How good is “Video Games”? The best. How good is Ai Weiwei as a dancer? How gay is pop in 2012?
A lot of people listening to music now don’t listen to the songs or lyrics at all. They just go, “Good tones…” and that’s it. But we’re obsessed with songs. Sometimes, I feel like people aren’t listening to our songs, they’re just listening to the sound. — Alex Scally from Beach House
Nailed, alas. I’m one of those folk who don’t listen to the words — it seeps in, maybe, maybe not. If the song sounds good — Good tones — I’m in. But even worse than this I’ve been listening to music over the crappy speakers of my ‘puter/tablet because I’m watching the vids. If the video’s no good, I’m probably not listening to it. Worse music fan ever.
With that proviso, the stuff that caught my eye-ear in 2012.
The oldies came and went, again: Neil Young and Bob Dylan and Patti Smith (ho hum, though Young’s treatment of trad. songs on Americana was pretty grouse.) John Cale, odd as always, David Byrne and Brian Eno, both of whom I have lost. But the old folk remember how to rage, politically.
Ry Cooder’s perfectly pitched Mutt Romney Blues.
All of Bruce Springsteen’s Wrecking Ball. (I can’t really listen to Springsteen.)
Randy Newman‘s inspired I’m Dreaming. Not his best tune but a fine sarcastic lyric and tone: “I’m dreaming of a white President, Someone whom we can understand.”
The younger folk:
I’ve had Lana Del Ray’s Video Games stuck in my ear since I first heard it at my local very square cafe, at the start of the year; most recently I heard it a couple of weeks ago in the loos at GOMA in Brisbane. (Technically last year’s single, but the album is 2012.) The song is great — good tones, the lyrical intent remains usefully vague and suggestive — the video, made by Del Ray herself, is my favourite video of the year, and maybe even my film or artwork of the year too. And she is all of 26. She does the hipster retro thing but she somehow makes all this nostalgic feeling a contemporary effect, with her distinctively low melancholic voice. Her yearning for now as if it was a good time already past is an amazing feeling to have articulated; whatever it is capturing, it is a perfect little artifact.
Her outrageously audacious National Anthem video — mashing up Marilyn and JFK’s Camelot and Jackie O’s and Del Ray’s big hair and an interacial pairing of rapper A$AP Rocky and Del Ray as the fated Presidential couple, and the reeeling in of the Zapruder film of the grassy knoll shooting imbues a terrifying implication to the film in the year of re-electing President Obama. “I’m dreaming of a white President, Like the ones we always had.” There’s been complaining about how Del Ray is fake, from her name on down to maybe her lips. But one should recall Umberto Eco’s essay on America: Travels in Hyperreality. Lana Del Ray is Authentically Phoney, entirely American.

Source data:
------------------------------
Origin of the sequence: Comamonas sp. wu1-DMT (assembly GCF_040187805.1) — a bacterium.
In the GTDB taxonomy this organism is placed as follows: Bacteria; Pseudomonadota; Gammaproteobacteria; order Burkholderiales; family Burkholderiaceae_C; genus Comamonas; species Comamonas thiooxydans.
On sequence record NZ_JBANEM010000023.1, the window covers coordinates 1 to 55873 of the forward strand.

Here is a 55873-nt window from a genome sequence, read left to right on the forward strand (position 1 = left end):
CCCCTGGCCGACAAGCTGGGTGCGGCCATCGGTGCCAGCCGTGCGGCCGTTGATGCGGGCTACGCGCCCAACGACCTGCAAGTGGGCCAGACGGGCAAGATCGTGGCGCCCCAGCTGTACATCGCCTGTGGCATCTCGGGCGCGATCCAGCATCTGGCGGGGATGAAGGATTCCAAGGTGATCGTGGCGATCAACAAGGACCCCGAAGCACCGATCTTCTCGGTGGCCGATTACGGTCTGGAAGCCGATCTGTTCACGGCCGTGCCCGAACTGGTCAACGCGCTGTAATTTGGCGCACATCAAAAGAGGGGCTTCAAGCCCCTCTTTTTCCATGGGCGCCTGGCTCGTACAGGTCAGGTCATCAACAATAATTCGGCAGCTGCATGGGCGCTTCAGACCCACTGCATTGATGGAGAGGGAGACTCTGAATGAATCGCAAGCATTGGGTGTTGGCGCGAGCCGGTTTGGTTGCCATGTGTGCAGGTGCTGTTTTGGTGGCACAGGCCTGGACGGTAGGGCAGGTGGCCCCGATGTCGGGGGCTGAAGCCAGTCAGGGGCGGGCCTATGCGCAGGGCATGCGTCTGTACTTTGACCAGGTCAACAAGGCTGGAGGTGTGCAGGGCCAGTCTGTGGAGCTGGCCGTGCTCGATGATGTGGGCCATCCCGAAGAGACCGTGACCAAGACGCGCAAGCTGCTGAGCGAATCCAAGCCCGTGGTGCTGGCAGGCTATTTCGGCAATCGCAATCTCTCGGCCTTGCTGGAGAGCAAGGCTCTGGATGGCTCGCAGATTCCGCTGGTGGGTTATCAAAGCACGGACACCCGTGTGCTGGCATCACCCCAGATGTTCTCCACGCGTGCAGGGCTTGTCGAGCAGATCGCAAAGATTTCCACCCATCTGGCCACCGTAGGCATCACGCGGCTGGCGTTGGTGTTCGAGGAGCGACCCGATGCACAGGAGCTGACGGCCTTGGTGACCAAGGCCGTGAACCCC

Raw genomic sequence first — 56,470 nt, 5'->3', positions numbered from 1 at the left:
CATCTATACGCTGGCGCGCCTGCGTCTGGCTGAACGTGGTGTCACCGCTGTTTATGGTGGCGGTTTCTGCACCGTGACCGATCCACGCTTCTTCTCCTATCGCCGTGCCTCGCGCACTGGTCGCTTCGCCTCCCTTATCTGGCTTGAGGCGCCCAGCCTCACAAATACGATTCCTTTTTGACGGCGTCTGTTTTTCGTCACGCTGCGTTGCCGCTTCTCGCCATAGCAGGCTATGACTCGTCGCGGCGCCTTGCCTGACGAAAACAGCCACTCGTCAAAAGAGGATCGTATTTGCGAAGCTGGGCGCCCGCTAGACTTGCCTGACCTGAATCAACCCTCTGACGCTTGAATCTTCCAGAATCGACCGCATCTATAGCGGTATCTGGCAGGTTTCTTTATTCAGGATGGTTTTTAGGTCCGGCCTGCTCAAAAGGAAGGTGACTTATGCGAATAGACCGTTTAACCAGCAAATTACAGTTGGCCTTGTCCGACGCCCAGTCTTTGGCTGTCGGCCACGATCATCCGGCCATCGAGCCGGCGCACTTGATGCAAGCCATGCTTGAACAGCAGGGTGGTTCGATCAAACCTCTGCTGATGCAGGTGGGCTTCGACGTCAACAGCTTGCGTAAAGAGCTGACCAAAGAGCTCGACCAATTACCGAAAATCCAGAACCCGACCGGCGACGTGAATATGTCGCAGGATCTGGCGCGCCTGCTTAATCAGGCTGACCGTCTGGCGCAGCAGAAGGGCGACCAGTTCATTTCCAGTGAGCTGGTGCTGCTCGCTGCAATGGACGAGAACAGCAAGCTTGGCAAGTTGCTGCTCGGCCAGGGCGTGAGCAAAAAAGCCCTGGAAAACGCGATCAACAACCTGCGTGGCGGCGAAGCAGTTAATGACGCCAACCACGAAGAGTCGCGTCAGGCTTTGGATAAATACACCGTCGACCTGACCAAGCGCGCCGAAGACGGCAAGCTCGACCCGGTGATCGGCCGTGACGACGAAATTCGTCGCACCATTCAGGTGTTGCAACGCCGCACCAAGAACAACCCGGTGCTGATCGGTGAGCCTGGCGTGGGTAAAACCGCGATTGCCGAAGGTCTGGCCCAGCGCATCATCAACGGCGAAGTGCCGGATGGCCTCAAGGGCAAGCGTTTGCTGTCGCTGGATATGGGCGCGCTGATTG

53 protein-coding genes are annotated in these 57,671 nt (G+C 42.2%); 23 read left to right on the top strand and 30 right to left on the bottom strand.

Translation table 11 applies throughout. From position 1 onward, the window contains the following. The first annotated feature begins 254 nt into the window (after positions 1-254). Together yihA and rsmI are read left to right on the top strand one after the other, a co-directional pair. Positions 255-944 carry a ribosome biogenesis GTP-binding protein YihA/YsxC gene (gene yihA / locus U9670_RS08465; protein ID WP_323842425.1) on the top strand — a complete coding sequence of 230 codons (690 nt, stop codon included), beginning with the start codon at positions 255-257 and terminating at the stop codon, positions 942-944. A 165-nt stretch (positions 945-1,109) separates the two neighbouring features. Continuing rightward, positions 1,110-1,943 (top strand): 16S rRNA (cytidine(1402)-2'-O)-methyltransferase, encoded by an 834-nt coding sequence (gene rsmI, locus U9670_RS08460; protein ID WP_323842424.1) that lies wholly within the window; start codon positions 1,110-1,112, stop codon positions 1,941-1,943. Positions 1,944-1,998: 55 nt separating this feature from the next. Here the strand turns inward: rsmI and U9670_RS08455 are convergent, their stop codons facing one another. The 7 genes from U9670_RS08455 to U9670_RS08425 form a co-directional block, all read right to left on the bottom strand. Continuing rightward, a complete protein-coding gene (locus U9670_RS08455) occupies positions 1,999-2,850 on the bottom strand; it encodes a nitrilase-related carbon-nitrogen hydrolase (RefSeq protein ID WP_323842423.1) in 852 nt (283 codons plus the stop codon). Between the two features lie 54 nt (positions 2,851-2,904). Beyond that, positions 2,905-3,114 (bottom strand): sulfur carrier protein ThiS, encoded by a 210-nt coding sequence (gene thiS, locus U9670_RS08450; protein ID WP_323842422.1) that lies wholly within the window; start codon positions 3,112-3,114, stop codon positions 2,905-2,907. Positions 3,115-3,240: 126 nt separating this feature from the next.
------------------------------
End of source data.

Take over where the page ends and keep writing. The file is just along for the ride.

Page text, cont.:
Class war: White and Black and property
Plan B’s Ill Manors, of course. Yells for itself, all that British discontent. The opulent video is remarkable and it sounds pretty good: “Yeah you know my manors ill, my manors ill! Oi (Oi) Oi (Oi) We’ve had it with you politicians Oi (Oi) Oi (Oi) you bloody rich kids never listen Oi (Oi) Oi (Oi)”
P.O.S.’s Fuck Your Stuff is a much simpler affair but with inventive details. Not only this: “We genuinely believe all your shit is fake,” but they even drop this: “Or a book, discussing Christopher Hitchens”!
(Also check out the unsettling video (a double edged song) of Zebra Katz‘s Ima Reading.)
Psy‘s Gangnam Style. Unavoidable but excellent dance pop. Even better, Ai Weiwei‘s version with the handcuff gesture, banned in China of course. (Then there is the Anish Kapoor-led version, well-intentioned and fully cringey Ai Weiwei tribute.)
The Cherry Thing: Neneh Cherry and The Things’ Dream Baby Dream with its funky jazzy ending. Good enough though not great video, but a superb groove in the Four Tet remix.
Then there has been this gay-homoerotic meme in a year when the American gay community won marriage equality by popular acclaim in four states, throwing up some very good videos and songs, a year when come out rapper Frank Ocean owned the waves.
Thee Oh Sees‘ Lupine Dominus — sinister and rocking and dark. The video narrative is sort of groundbreaking and it’s very well made, and the setting is massively ironic.
The Magnetic Fields‘ Andrew in Drag, which is very jolly, and a a late response to Lou Reed’s Andy Chest.
And finally, but of course, there is Carly Rae Jepsen‘s Call Me Maybe. Witty ending, what? And great pop, like Walking on Sunshine.
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A nod to Fiona Apple, whose album with the very long title really was “remarkable” but never quite got under my skin. Proving Dr Johnson’s saying: “In his desires, a man is never a hypocite.”